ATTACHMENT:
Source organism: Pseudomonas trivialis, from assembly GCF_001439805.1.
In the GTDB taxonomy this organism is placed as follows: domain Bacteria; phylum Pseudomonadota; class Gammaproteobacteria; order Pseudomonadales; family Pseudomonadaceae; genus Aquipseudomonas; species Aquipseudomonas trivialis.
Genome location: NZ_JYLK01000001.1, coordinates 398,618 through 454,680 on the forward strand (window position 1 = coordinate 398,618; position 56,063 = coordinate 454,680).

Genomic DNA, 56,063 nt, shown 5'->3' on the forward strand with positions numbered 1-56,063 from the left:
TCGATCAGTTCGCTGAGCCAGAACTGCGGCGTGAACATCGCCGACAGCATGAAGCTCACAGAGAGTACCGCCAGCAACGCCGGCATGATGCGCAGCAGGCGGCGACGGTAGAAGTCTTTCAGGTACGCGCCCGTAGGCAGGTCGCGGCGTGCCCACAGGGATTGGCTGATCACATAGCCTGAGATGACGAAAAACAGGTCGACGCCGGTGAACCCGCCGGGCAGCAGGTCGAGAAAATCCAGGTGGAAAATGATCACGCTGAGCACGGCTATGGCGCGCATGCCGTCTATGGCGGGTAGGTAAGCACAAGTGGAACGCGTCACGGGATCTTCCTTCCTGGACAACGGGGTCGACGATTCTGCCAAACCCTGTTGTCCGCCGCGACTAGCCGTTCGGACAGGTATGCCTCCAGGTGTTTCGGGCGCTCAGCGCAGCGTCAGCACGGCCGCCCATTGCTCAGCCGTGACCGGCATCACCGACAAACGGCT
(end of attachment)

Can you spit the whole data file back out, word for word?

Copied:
Source organism: Pseudomonas trivialis, from assembly GCF_001439805.1.
In the GTDB taxonomy this organism is placed as follows: domain Bacteria; phylum Pseudomonadota; class Gammaproteobacteria; order Pseudomonadales; family Pseudomonadaceae; genus Aquipseudomonas; species Aquipseudomonas trivialis.
Genome location: NZ_JYLK01000001.1, coordinates 398,618 through 454,680 on the forward strand (window position 1 = coordinate 398,618; position 56,063 = coordinate 454,680).

Genomic DNA, 56,063 nt, shown 5'->3' on the forward strand with positions numbered 1-56,063 from the left:
TCGATCAGTTCGCTGAGCCAGAACTGCGGCGTGAACATCGCCGACAGCATGAAGCTCACAGAGAGTACCGCCAGCAACGCCGGCATGATGCGCAGCAGGCGGCGACGGTAGAAGTCTTTCAGGTACGCGCCCGTAGGCAGGTCGCGGCGTGCCCACAGGGATTGGCTGATCACATAGCCTGAGATGACGAAAAACAGGTCGACGCCGGTGAACCCGCCGGGCAGCAGGTCGAGAAAATCCAGGTGGAAAATGATCACGCTGAGCACGGCTATGGCGCGCATGCCGTCTATGGCGGGTAGGTAAGCACAAGTGGAACGCGTCACGGGATCTTCCTTCCTGGACAACGGGGTCGACGATTCTGCCAAACCCTGTTGTCCGCCGCGACTAGCCGTTCGGACAGGTATGCCTCCAGGTGTTTCGGGCGCTCAGCGCAGCGTCAGCACGGCCGCCCATTGCTCAGCCGTGACCGGCATCACCGACAAACGGCT